Joan Rivers: A Piece of Work

October 5, 2010

It would seem as though the so-called Queen of Comedy was right on the money with her declaration: “I’m back, you bastards.” After doing the rounds at Sundance (where it won an award for Documentary Film Editing) and Tribeca as well as being part of the official selection at both the Sydney Film Festival and the New Zealand International Film Festival, Joan Rivers: A Piece of Work (2010) made its way to ACMI where it enjoyed a sell-out season, and now, thanks to the good people at Madman Entertainment, the film enjoys a new lease of life screening in; Melbourne (exclusively at Cinema Nova from September 30th), and Sydney, Perth and Hobart (from October 7th).

Rivers is only careful when it comes to cataloguing. her jokes.

For a woman who has been acting and doing stand-up since 1966, Joan Rivers already has more than enough to show for a life in show biz. But it’s just not enough.Still as hungry for it at 75 as she was 44 years ago when she started out, Rivers is dissatisfied with the thanks she receives for opening the proverbial door to women comediennes, barking back with “Fuck you, I’m still opening doors!” Refusing to fade into the distance and with about as much determination as she’s had plastic surgery, Rivers takes no prisoners.With absolutely no intention of going anywhere even slightly left or right of the limelight Rivers isn’t interested in retiring into an ordinary existence, “I could stop and live carefully but that’s ridiculous. I don’t want to live carefully.”

Considering herself “a small industry” with a staff that supports her claim, Rivers categorises and catalogues her jokes – all of them, on speech cards. Proud of her body of work and the performances that were so shocking for their time that Jack Lemmon famously walked out on one, Rivers makes no apologies and no concessions for the affect her biting satire is responsible for; her only weakness being her need to be loved and her genuine disappointment that “No one will ever take me seriously as an actor.”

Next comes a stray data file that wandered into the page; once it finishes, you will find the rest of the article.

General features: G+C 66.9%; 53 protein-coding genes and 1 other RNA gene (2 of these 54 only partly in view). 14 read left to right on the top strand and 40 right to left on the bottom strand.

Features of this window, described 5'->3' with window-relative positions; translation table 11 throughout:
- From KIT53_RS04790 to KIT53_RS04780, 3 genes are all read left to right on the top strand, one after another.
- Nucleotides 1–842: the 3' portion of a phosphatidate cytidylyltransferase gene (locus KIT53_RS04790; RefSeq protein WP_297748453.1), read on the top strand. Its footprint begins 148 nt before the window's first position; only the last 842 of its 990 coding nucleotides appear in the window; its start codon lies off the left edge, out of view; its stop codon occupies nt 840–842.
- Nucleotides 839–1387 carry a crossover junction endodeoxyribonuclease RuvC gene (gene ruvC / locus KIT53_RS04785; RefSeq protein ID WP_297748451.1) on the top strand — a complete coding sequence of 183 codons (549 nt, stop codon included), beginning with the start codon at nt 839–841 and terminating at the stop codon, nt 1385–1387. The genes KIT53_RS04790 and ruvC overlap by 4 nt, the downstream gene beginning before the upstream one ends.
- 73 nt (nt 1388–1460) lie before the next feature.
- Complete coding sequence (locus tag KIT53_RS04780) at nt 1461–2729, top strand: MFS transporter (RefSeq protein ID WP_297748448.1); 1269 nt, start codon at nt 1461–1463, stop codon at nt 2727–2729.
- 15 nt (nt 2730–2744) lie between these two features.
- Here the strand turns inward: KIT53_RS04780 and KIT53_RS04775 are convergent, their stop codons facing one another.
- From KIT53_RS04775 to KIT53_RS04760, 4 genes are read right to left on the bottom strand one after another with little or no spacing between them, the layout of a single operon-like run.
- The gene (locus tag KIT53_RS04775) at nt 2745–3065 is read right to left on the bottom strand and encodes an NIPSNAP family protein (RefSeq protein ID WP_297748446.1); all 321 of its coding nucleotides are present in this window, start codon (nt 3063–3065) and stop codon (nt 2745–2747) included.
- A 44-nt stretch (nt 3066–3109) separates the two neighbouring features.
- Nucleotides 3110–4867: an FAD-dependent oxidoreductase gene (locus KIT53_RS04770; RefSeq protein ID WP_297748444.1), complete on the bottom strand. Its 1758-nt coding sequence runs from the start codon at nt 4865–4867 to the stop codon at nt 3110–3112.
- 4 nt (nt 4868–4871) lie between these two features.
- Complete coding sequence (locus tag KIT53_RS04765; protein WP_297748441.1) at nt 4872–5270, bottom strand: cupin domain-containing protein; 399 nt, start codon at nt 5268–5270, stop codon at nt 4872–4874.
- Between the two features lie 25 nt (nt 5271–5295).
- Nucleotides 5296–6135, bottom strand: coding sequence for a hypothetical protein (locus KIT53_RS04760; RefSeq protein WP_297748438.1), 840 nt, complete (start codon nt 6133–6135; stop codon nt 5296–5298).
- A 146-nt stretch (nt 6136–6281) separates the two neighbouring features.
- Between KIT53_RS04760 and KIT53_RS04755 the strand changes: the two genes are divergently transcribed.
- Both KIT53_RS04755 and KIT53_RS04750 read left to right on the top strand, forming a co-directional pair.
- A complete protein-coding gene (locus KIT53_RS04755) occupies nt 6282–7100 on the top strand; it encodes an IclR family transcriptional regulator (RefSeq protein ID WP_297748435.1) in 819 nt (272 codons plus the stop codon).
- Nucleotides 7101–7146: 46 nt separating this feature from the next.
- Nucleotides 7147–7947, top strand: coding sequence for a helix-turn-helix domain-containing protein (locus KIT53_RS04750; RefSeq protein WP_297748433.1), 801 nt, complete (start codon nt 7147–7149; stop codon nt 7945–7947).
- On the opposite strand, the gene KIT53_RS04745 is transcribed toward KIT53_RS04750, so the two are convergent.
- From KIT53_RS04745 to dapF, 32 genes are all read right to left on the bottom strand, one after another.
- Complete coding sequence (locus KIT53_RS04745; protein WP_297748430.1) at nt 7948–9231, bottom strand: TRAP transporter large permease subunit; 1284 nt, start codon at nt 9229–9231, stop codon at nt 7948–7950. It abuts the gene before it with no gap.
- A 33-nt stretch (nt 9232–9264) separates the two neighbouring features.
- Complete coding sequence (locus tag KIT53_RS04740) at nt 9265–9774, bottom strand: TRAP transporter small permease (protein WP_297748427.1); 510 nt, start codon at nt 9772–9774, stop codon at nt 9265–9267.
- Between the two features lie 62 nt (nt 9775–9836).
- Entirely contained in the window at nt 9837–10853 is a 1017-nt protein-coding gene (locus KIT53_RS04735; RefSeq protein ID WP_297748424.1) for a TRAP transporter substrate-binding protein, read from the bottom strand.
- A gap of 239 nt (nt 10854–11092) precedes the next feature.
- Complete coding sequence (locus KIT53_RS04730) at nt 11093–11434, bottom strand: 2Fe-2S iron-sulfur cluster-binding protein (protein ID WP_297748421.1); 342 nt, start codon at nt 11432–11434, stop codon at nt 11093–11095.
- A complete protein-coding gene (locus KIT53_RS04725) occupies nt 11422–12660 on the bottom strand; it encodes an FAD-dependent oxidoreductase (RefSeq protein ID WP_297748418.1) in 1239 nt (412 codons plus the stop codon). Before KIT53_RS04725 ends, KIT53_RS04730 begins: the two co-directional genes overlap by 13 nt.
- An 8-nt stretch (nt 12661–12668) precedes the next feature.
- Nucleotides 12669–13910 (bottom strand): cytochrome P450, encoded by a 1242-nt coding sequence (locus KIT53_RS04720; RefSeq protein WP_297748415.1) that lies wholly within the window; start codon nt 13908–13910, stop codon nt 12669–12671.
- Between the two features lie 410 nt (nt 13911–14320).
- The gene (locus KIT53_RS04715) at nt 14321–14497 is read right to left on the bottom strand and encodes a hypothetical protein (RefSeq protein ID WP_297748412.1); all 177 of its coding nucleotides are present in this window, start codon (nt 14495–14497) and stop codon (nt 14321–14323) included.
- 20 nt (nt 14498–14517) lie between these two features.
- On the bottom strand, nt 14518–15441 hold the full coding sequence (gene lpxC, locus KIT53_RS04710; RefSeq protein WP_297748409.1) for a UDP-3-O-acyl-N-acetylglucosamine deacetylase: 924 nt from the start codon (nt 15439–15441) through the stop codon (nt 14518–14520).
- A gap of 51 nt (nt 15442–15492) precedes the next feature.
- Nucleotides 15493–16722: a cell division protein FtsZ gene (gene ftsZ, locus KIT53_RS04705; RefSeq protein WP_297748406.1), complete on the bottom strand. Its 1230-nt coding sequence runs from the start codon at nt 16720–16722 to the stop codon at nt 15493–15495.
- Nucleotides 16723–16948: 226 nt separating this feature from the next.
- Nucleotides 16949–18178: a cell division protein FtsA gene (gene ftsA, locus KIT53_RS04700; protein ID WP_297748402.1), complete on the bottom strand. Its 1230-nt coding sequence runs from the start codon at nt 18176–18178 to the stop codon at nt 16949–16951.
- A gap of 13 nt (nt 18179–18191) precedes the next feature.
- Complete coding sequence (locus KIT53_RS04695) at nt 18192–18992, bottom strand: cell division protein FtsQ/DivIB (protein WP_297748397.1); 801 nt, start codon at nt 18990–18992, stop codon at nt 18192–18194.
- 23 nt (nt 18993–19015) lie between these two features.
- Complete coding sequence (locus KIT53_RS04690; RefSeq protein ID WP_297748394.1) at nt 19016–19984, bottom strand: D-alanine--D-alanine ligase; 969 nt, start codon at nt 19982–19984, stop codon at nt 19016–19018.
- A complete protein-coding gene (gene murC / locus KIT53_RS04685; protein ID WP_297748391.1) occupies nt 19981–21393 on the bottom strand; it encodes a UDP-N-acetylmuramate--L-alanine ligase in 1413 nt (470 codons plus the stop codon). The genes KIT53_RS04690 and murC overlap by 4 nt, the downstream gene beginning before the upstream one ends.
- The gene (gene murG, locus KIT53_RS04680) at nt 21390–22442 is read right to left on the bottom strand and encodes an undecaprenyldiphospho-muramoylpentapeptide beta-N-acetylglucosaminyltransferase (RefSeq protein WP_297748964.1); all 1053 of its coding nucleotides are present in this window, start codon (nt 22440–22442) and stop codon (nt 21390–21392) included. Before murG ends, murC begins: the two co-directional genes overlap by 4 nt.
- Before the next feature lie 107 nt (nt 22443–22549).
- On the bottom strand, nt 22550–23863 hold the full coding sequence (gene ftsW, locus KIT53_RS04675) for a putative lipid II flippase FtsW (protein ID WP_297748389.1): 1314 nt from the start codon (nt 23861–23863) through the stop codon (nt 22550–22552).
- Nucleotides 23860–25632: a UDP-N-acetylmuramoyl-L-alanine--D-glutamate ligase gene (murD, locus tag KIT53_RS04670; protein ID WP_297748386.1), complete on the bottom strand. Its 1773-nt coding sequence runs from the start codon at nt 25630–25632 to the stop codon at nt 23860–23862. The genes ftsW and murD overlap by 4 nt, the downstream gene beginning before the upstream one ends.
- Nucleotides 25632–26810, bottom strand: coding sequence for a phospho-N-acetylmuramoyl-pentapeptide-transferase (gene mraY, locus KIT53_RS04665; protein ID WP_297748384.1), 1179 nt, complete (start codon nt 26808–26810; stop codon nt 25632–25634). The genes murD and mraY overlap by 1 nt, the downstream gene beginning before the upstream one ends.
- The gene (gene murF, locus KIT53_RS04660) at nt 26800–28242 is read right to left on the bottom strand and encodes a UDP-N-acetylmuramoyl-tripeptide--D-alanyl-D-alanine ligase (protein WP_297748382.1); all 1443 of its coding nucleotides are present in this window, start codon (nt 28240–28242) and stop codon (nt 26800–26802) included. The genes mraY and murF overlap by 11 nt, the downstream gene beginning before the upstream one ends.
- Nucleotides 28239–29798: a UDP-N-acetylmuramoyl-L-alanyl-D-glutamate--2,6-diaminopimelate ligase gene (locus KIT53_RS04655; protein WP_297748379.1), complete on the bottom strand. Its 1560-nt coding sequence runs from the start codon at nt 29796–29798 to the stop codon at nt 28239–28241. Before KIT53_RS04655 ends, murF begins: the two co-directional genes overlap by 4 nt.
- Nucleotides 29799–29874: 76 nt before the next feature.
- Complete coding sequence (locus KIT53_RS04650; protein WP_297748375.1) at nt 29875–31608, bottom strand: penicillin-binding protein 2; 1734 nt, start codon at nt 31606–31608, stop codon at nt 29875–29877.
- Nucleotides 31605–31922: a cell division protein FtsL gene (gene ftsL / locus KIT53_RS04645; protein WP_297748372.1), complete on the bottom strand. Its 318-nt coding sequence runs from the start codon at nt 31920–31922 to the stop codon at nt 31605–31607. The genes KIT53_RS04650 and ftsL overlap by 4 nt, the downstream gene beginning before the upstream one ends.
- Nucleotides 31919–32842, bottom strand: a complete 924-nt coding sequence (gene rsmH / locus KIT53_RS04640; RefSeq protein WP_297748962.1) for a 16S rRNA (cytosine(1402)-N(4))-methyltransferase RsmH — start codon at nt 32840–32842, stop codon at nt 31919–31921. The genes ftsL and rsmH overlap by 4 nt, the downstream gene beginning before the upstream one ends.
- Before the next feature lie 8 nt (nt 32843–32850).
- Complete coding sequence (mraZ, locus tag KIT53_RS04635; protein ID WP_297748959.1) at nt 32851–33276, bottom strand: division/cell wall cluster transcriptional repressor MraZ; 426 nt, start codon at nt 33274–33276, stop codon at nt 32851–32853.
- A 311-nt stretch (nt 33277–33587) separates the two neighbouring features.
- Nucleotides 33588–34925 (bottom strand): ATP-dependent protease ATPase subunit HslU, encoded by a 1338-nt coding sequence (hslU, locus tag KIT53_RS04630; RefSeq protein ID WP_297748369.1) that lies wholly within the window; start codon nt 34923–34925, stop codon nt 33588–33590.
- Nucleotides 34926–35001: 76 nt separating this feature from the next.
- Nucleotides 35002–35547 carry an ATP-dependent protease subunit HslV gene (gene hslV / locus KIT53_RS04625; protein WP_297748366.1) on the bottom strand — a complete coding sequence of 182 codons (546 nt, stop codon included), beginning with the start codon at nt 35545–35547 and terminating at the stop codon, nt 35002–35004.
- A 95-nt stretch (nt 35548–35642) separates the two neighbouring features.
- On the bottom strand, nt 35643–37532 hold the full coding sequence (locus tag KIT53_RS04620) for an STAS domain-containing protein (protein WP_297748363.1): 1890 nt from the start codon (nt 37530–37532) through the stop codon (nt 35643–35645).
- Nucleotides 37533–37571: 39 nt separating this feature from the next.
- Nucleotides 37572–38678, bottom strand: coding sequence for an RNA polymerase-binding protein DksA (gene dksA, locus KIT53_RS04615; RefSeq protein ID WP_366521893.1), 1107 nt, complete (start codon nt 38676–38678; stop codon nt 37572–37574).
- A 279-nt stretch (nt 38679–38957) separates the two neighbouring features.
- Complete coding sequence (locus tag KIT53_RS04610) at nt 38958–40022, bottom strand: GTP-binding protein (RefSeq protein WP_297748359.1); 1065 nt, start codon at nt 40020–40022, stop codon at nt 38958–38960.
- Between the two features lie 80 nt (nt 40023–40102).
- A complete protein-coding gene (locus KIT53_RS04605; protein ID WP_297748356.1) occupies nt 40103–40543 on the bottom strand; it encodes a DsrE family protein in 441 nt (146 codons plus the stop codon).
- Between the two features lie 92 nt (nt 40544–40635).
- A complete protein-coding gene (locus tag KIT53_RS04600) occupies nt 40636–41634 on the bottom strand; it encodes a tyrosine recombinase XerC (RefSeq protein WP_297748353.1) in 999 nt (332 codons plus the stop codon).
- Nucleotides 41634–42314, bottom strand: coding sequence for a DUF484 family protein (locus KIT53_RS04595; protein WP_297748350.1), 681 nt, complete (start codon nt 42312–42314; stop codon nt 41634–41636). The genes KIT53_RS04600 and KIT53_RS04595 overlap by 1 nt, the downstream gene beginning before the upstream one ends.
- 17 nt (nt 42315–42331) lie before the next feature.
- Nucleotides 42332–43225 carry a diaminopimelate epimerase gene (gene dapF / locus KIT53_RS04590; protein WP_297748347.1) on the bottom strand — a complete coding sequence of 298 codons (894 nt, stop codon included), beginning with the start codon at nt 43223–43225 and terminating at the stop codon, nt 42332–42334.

While it’s difficult to believe that someone so brazen as Rivers could be disappointed not to be taken seriously, the documentary works hard to show her softer side (or at least it explores the idea that she might have one.) Filming and focusing on the present, Joan Rivers: A Piece of Work includes just mere glimpses of a coloured past, hoping to build up the story of Joan now: on the rise to become a *star*. Again. From a blank calendar to a fully booked diary the film builds its tension along with the trajectory of Joan’s (re)career. Re-building block by block, day by day, until the grid is full, Rivers clearly won’t rest even when she is back on top; self-achievement too important; “in spite of being a woman, in spite of being 75 and in spite of being black-balled by NBC.”

Does Rivers have a softer side?

With comedy so clearly fuelled by anger and defiance, Joan Rivers: A Piece of Work is the first installment of a come-back PR propaganda campaign. Pushing her clout in equal proportion to her humility (if, as the film would have us believe, she actually has any), it hopes to gain her the respect and empathy of an entirely new audience whilst simultaneously re-kindling a lost love affair with the old. There are moments in the film where Rivers even makes attempts to tear-up, but her face just won’t allow it, oftentimes making it difficult to determine just how sincere she really is being. But, she is a funny woman, and even if her face won’t crack up, no doubt you will.

Written by Tara Judah for Liminal Vision.


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